Not surprisingly, each side scoffs at the other’s experience, as evidenced by this recent press release from the Democratic Party of Georgia:
“Perdue made $1.7 million in just a few months steering one company toward bankruptcy, led efforts to ship thousands of jobs overseas at another and made tens of millions of dollars piling yet another firm with billions in debt,” the release from July 28 read.
PolitiFact Georgia already vetted that first statement about bankruptcy, which refers to the collapse of textile firm Pillowtex shortly after Perdue’s brief stint as CEO. We found blaming him for the woes of the long-struggling firm a stretch.
We’re saving the question of outsourcing thousands of jobs for a new fact check soon so we can focus on Perdue’s most recent CEO job, as head of Dollar General.
Perdue was the first person outside the founding family to serve as CEO of Dollar General when he took over in 2003. The company grew from 5,900 to 8,500 stores under his tenure, according to SEC filings.
Michael Smith, a spokesman for the state Democrats, pointed to separate filings that show the firm’s debt also grew by $3.8 billion in those four years. The figures speak for themselves, he said, declining to comment further.
The missing context, though, is why Dollar General’s debt ballooned from $346.5 million in 2002 (and $282 million in 2003, Perdue’s first year as CEO) to $4.282 billion in 2007.
The debt came from a leveraged buyout, when Perdue successfully persuaded the board of directors for Dollar General to be acquired by private equity firm KKR for $7.3 billion.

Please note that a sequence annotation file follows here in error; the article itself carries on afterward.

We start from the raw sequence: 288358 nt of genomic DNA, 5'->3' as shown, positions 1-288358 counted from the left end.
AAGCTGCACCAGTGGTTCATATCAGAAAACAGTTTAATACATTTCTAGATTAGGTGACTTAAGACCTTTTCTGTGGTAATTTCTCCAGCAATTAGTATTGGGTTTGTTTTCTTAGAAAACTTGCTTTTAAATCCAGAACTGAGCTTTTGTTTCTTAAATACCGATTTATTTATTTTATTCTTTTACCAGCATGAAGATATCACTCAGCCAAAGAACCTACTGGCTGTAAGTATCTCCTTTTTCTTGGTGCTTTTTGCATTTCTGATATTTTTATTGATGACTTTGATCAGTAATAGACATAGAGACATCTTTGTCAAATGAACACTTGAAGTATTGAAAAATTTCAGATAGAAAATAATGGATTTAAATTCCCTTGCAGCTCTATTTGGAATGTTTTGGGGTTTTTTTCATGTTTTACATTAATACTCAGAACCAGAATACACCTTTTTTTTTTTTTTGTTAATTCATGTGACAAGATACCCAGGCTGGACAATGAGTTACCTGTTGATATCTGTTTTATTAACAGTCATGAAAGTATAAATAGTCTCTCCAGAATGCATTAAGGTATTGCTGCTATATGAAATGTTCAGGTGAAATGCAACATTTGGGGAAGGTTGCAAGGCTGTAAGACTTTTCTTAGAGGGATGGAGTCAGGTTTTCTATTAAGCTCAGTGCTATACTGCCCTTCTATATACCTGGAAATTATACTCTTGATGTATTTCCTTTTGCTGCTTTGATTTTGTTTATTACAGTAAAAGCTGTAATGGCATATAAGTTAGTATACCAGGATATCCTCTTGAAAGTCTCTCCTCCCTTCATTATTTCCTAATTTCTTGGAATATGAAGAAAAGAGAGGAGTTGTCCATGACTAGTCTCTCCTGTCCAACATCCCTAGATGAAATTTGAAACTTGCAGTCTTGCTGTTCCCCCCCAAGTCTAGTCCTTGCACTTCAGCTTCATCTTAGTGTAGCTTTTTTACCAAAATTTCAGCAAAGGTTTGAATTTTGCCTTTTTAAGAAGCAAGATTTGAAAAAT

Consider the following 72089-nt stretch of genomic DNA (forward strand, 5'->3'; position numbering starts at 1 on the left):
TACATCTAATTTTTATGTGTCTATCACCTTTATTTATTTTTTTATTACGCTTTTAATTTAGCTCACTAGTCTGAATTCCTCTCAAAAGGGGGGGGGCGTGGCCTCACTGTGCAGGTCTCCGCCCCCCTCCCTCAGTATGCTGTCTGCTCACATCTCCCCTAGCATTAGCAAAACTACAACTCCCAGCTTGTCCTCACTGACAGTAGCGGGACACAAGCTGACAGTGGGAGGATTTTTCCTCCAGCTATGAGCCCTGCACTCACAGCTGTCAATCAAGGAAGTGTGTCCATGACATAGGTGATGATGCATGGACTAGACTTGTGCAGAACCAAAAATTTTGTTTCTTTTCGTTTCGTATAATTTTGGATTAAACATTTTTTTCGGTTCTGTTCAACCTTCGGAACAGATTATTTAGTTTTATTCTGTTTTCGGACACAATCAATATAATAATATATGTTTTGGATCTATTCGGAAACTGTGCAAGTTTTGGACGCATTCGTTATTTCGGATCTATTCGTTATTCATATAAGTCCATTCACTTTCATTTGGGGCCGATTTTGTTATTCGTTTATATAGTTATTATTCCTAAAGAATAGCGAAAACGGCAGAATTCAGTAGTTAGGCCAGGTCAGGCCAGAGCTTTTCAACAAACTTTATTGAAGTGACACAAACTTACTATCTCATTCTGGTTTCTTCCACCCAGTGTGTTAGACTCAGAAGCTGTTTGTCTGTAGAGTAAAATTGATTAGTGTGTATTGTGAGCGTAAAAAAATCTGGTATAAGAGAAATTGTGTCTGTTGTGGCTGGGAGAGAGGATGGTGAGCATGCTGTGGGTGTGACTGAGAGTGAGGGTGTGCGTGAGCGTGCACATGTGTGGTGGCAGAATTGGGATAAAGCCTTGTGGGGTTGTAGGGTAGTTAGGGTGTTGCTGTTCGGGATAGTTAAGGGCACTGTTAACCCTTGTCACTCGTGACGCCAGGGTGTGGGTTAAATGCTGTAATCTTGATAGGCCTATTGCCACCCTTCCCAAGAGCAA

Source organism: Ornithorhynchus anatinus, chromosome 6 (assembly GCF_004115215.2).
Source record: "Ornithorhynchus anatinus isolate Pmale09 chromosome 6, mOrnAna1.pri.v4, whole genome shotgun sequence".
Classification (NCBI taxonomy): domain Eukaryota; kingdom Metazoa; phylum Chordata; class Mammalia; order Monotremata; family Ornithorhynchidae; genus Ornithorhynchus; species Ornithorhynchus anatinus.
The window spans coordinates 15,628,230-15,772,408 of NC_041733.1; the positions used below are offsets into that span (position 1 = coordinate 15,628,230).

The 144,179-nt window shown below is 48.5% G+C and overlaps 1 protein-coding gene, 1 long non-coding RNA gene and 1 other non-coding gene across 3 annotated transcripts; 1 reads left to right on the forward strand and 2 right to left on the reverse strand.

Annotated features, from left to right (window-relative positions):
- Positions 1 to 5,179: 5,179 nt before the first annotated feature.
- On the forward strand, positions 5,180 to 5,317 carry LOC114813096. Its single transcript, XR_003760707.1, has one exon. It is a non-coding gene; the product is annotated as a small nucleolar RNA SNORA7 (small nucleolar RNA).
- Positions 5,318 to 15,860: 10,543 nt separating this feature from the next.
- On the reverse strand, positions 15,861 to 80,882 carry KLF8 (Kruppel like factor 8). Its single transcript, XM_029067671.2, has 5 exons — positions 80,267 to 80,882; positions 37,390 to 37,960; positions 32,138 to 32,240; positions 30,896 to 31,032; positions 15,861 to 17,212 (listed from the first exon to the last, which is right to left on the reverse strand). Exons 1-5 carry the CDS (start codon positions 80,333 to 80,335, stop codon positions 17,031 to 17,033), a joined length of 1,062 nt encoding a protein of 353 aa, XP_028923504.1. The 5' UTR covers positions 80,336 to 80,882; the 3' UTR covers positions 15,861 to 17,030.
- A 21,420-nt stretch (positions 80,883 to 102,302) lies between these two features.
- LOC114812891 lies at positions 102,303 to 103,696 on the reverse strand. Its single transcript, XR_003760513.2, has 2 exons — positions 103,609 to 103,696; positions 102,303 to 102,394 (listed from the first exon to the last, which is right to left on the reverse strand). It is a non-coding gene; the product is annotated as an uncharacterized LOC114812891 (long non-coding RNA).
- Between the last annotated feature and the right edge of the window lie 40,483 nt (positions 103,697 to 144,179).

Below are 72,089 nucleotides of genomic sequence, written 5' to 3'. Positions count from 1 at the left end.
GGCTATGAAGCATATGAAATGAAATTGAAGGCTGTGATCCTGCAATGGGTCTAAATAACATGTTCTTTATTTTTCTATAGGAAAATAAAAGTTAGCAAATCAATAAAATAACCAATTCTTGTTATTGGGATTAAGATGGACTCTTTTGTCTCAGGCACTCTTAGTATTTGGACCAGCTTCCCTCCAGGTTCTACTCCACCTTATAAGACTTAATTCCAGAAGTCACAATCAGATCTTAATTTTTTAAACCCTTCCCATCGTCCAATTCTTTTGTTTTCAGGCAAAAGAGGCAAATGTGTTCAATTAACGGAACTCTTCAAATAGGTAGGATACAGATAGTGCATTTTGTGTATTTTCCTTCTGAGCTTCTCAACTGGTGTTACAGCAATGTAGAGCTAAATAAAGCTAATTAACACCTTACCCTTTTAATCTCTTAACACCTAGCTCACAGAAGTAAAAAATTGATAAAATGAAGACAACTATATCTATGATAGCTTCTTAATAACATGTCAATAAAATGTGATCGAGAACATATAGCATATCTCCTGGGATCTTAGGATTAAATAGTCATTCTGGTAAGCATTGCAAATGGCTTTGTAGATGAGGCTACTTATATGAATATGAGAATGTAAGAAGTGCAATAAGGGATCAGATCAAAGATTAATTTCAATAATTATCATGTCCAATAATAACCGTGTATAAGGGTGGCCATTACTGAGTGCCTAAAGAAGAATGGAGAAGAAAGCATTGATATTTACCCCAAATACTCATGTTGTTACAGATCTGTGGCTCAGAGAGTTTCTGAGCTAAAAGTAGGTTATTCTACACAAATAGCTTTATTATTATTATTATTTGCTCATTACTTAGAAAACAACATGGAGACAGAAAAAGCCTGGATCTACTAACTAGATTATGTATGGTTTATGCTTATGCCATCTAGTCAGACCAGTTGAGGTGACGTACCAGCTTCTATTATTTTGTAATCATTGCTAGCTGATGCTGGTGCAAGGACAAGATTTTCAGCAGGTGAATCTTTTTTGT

As with all leveraged buyouts, it was KKR as the buyer, not Dollar General as the seller, that financed the deal — and the debt.
Perdue acknowledged making $42 million over two years when KKR bought out his contract as part of the deal.
But he defended the buyout, noting 99 percent of shareholders OK’d the deal that paid $22 in cash for each Dollar General share, a 31 percent premium.
“It worked for everybody,” Perdue said. “We saved thousands of jobs with that deal, and I feel like we did it responsibly.”
Smith pointed to several lawsuits from those remaining shareholders, alleging Perdue and other top executives undervalued the company in the deal. The discount chain paid out $42 million in 2009 to settle those suits.
Dan Wewer, the managing director of equity research at Raymond James in Atlanta, described those lawsuits as common in nearly all leveraged buyouts.
And in all such transactions, Wewer said, it is the private investors who finance the deal.
Perdue is off the hook for the debt then. Wewer, who follows the retail industry, said a more critical look would assess why Dollar General was a target for a buyout in the first place.
Dollar General’s operating profit margin was 7.5 percent in 2003, meaning 7.5 percent of revenue was profit before taxes. That dropped to 2.6 percent in 2007 under Perdue’s leadership.
Likewise, pre-tax profit dropped from $487 million in 2003 to just $96 million in 2007, Wewer said.
After KKR bought out Perdue’s contract and replaced him with its own CEO, Dollar General saw a lifetime high of 10.3 percent operating profit and $1.5 billion in pre-tax earnings in 2012.
“Saying he added the debt at Dollar General is totally inaccurate,” Wewer said. “But it is accurate to say he was the CEO during a period when the company’s profitability dramatically dropped and created a situation where a new buyer came in and replaced him with a CEO who was able to turn the company around.”
That was not the focus from Democrats, though. They looked only at Dollar General’s filings to claim Perdue saddled the company with billions in debt at a time he made millions himself.
The claim mischaracterizes how leveraged buyouts work, putting the buyer in debt instead of the seller. Perdue also could not act unilaterally to sell the firm but needed his board and shareholders to agree.
Moreover, it was not up to Perdue to stay. KKR paid him $42 million to leave, so it could install its own CEO.
We rate the claim Mostly False.